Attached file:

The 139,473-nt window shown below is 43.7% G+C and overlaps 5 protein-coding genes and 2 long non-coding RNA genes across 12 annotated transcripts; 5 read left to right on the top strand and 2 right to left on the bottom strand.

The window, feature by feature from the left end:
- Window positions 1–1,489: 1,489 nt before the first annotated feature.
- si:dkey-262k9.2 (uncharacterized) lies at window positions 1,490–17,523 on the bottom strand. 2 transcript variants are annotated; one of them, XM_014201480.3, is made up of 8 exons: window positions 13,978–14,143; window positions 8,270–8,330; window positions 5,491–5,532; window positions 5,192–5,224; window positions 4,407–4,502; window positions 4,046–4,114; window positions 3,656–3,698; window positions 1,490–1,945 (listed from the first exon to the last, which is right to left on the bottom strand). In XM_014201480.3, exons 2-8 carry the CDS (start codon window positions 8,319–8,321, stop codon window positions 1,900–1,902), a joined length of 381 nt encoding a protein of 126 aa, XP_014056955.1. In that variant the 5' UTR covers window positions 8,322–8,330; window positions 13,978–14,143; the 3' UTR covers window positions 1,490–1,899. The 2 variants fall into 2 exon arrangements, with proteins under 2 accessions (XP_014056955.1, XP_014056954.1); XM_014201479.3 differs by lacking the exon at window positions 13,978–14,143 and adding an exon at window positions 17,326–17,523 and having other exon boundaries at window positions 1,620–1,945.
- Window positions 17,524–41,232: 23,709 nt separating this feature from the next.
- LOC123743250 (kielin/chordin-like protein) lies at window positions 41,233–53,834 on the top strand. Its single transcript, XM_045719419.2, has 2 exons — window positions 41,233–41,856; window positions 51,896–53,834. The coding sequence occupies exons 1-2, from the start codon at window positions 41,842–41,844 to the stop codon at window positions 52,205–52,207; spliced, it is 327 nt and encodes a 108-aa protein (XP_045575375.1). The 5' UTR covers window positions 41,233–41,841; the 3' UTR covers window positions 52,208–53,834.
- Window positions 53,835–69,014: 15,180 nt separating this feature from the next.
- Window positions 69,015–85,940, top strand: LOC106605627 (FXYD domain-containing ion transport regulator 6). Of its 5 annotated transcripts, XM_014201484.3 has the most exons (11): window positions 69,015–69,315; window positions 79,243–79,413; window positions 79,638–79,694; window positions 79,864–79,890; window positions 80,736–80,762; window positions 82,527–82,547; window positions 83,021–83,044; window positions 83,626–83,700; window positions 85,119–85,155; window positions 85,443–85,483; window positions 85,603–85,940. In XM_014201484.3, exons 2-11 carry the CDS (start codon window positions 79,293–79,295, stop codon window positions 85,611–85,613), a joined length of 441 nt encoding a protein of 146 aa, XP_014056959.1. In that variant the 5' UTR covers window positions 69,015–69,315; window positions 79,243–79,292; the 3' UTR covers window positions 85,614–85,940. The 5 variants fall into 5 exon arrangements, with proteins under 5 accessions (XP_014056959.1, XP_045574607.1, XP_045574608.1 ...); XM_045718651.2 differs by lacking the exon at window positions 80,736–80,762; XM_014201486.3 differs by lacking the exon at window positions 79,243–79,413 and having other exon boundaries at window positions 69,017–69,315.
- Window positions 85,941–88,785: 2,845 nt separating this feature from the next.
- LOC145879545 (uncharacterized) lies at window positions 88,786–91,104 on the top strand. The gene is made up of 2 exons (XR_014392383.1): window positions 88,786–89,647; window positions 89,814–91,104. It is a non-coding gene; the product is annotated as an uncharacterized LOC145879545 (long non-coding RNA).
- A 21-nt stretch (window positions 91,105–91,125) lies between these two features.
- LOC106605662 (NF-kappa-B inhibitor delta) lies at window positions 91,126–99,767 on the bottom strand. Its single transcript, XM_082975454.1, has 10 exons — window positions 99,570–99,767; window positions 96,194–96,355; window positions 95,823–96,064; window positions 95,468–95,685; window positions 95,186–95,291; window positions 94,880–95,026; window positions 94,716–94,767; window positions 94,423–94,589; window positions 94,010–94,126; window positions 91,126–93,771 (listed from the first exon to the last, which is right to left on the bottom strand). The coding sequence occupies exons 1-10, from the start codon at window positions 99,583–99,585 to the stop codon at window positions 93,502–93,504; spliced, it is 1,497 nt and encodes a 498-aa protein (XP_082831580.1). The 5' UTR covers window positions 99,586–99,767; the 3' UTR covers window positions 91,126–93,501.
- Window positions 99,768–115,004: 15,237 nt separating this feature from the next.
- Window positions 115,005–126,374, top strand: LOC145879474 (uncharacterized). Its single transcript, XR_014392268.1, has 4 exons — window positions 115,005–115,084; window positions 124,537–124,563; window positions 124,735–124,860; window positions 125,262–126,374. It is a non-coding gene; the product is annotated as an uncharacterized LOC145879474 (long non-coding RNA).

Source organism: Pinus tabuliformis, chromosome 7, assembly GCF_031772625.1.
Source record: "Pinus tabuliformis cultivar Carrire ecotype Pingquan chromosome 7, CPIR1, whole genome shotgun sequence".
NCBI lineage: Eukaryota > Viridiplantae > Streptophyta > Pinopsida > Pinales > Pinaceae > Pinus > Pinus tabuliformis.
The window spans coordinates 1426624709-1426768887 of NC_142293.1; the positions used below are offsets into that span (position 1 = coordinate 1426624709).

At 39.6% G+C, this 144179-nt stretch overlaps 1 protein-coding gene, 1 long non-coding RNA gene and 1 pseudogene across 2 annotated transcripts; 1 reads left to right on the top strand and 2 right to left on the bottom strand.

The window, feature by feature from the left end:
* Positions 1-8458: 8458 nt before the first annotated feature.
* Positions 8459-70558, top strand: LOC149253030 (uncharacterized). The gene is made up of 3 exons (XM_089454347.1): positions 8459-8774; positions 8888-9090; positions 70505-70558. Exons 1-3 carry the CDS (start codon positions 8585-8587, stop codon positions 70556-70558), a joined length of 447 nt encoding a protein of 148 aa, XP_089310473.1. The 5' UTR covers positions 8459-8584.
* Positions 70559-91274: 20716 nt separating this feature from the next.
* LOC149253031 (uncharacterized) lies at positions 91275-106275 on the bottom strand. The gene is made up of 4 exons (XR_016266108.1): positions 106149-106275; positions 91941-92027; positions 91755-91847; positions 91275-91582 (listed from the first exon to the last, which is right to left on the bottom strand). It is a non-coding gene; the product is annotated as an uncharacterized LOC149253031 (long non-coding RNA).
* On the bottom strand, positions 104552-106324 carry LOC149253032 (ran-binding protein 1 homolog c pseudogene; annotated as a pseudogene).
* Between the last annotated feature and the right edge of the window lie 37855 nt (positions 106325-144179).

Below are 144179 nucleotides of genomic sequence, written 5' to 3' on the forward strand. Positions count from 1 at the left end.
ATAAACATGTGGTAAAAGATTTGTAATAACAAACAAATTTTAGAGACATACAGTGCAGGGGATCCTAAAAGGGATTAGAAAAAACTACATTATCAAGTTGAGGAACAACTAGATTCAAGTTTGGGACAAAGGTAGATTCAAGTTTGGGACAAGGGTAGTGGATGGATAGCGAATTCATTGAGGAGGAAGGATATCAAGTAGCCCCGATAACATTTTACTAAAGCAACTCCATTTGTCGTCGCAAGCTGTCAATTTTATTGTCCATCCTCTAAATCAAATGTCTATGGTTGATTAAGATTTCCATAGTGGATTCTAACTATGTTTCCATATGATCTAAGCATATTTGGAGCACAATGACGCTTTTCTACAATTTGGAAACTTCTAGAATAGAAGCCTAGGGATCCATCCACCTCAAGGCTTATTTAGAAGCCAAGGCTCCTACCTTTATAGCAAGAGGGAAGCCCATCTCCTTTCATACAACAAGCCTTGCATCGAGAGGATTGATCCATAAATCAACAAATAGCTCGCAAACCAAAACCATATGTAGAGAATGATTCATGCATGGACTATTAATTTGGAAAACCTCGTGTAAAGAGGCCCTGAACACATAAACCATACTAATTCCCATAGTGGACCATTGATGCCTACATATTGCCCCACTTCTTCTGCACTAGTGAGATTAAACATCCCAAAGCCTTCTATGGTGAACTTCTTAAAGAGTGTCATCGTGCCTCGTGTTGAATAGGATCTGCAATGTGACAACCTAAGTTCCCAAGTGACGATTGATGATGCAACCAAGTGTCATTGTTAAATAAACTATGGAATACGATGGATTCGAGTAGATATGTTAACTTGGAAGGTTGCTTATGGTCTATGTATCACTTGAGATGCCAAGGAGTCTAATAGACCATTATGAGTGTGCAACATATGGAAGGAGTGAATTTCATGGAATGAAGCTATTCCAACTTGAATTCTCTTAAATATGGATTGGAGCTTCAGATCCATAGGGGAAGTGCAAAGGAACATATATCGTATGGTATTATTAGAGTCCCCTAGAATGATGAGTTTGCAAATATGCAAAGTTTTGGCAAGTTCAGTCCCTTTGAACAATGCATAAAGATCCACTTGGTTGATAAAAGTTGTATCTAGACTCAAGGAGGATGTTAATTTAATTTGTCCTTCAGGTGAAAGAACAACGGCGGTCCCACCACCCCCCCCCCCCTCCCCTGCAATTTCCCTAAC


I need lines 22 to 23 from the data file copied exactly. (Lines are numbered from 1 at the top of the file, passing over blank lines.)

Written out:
* Positions 8459-70558, top strand: LOC149253030 (uncharacterized). The gene is made up of 3 exons (XM_089454347.1): positions 8459-8774; positions 8888-9090; positions 70505-70558. Exons 1-3 carry the CDS (start codon positions 8585-8587, stop codon positions 70556-70558), a joined length of 447 nt encoding a protein of 148 aa, XP_089310473.1. The 5' UTR covers positions 8459-8584.
* Positions 70559-91274: 20716 nt separating this feature from the next.